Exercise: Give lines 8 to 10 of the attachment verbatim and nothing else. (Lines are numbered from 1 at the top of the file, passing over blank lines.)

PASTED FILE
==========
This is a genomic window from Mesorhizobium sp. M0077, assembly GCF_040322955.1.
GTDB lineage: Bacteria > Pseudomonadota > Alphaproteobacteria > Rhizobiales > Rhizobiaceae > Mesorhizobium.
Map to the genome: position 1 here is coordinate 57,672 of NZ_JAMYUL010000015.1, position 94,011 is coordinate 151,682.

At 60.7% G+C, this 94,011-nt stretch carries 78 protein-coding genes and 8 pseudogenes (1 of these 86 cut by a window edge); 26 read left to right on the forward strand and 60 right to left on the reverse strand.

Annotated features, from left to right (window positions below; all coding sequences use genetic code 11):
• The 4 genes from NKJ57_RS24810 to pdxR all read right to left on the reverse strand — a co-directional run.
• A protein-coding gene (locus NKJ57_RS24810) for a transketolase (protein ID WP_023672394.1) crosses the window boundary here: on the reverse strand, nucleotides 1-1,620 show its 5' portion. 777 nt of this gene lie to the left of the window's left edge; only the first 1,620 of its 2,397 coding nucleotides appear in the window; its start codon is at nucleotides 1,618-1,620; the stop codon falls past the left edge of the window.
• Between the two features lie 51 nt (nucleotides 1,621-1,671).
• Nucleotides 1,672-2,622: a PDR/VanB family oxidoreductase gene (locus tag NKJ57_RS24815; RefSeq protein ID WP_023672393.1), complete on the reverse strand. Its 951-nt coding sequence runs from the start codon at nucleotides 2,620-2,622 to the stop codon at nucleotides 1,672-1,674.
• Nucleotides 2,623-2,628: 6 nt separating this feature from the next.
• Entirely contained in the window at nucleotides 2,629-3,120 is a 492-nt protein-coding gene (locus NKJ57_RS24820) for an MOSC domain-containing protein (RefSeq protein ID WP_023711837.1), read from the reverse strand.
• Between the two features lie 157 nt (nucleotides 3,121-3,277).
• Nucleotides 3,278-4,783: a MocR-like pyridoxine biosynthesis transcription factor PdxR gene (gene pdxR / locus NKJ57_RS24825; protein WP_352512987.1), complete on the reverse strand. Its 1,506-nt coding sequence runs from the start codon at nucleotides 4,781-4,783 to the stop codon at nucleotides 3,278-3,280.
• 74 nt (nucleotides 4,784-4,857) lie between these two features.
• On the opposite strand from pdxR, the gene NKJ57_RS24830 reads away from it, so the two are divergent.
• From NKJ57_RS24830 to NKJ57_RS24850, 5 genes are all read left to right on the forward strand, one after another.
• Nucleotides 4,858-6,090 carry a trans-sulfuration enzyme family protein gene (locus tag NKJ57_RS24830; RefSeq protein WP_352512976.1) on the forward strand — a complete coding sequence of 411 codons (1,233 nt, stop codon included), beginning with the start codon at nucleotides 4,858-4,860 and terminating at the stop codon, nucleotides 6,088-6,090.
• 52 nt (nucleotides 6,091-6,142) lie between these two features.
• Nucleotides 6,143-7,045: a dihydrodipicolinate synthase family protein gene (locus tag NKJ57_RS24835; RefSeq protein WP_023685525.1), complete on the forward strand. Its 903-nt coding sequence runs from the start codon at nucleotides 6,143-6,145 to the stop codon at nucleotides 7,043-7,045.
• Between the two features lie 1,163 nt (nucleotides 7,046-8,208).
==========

• Between the two features lie 51 nt (nucleotides 1,621-1,671).
• Nucleotides 1,672-2,622: a PDR/VanB family oxidoreductase gene (locus tag NKJ57_RS24815; RefSeq protein ID WP_023672393.1), complete on the reverse strand. Its 951-nt coding sequence runs from the start codon at nucleotides 2,620-2,622 to the stop codon at nucleotides 1,672-1,674.
• Nucleotides 2,623-2,628: 6 nt separating this feature from the next.